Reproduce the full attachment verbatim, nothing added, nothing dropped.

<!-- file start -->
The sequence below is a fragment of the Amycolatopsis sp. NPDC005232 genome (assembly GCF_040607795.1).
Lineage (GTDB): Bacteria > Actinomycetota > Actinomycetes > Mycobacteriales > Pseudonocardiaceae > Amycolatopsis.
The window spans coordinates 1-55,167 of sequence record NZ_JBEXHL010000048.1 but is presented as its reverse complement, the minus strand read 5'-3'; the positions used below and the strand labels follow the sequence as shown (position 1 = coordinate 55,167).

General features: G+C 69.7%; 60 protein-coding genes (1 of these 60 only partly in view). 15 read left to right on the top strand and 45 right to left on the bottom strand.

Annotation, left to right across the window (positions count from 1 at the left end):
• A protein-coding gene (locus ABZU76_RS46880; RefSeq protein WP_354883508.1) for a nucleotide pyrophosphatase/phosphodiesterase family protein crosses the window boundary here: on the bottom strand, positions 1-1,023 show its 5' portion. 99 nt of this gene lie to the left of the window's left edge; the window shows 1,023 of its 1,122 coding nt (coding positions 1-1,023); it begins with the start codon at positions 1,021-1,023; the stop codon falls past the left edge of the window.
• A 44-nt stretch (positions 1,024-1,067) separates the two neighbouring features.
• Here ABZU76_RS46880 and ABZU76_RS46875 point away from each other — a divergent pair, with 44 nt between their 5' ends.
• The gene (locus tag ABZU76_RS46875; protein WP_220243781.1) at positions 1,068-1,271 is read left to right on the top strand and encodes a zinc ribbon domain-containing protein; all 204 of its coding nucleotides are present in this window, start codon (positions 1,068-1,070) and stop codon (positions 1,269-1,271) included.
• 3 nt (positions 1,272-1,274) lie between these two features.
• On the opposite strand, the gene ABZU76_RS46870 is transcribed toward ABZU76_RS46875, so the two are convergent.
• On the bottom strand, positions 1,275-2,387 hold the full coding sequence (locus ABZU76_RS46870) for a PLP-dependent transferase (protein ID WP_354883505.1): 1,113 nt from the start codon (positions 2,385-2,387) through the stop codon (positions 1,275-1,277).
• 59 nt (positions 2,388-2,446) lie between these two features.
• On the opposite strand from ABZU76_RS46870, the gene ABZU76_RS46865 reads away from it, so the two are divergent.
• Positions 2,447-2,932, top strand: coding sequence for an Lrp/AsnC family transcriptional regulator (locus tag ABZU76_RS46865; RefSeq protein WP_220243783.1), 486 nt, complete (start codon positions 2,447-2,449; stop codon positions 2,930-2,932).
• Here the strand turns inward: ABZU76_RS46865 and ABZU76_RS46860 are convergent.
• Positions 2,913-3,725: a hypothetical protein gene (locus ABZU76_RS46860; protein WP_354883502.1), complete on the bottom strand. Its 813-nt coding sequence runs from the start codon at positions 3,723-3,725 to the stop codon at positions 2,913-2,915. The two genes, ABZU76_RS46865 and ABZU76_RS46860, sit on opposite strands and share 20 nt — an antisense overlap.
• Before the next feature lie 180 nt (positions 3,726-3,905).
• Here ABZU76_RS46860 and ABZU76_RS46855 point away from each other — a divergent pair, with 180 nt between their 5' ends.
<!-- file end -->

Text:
The sequence below is a fragment of the Amycolatopsis sp. NPDC005232 genome (assembly GCF_040607795.1).
Lineage (GTDB): Bacteria > Actinomycetota > Actinomycetes > Mycobacteriales > Pseudonocardiaceae > Amycolatopsis.
The window spans coordinates 1-55,167 of sequence record NZ_JBEXHL010000048.1 but is presented as its reverse complement, the minus strand read 5'-3'; the positions used below and the strand labels follow the sequence as shown (position 1 = coordinate 55,167).

General features: G+C 69.7%; 60 protein-coding genes (1 of these 60 only partly in view). 15 read left to right on the top strand and 45 right to left on the bottom strand.

Annotation, left to right across the window (positions count from 1 at the left end):
• A protein-coding gene (locus ABZU76_RS46880; RefSeq protein WP_354883508.1) for a nucleotide pyrophosphatase/phosphodiesterase family protein crosses the window boundary here: on the bottom strand, positions 1-1,023 show its 5' portion. 99 nt of this gene lie to the left of the window's left edge; the window shows 1,023 of its 1,122 coding nt (coding positions 1-1,023); it begins with the start codon at positions 1,021-1,023; the stop codon falls past the left edge of the window.
• A 44-nt stretch (positions 1,024-1,067) separates the two neighbouring features.
• Here ABZU76_RS46880 and ABZU76_RS46875 point away from each other — a divergent pair, with 44 nt between their 5' ends.
• The gene (locus tag ABZU76_RS46875; protein WP_220243781.1) at positions 1,068-1,271 is read left to right on the top strand and encodes a zinc ribbon domain-containing protein; all 204 of its coding nucleotides are present in this window, start codon (positions 1,068-1,070) and stop codon (positions 1,269-1,271) included.
• 3 nt (positions 1,272-1,274) lie between these two features.
• On the opposite strand, the gene ABZU76_RS46870 is transcribed toward ABZU76_RS46875, so the two are convergent.
• On the bottom strand, positions 1,275-2,387 hold the full coding sequence (locus ABZU76_RS46870) for a PLP-dependent transferase (protein ID WP_354883505.1): 1,113 nt from the start codon (positions 2,385-2,387) through the stop codon (positions 1,275-1,277).
• 59 nt (positions 2,388-2,446) lie between these two features.
• On the opposite strand from ABZU76_RS46870, the gene ABZU76_RS46865 reads away from it, so the two are divergent.
• Positions 2,447-2,932, top strand: coding sequence for an Lrp/AsnC family transcriptional regulator (locus tag ABZU76_RS46865; RefSeq protein WP_220243783.1), 486 nt, complete (start codon positions 2,447-2,449; stop codon positions 2,930-2,932).
• Here the strand turns inward: ABZU76_RS46865 and ABZU76_RS46860 are convergent.
• Positions 2,913-3,725: a hypothetical protein gene (locus ABZU76_RS46860; protein WP_354883502.1), complete on the bottom strand. Its 813-nt coding sequence runs from the start codon at positions 3,723-3,725 to the stop codon at positions 2,913-2,915. The two genes, ABZU76_RS46865 and ABZU76_RS46860, sit on opposite strands and share 20 nt — an antisense overlap.
• Before the next feature lie 180 nt (positions 3,726-3,905).
• Here ABZU76_RS46860 and ABZU76_RS46855 point away from each other — a divergent pair, with 180 nt between their 5' ends.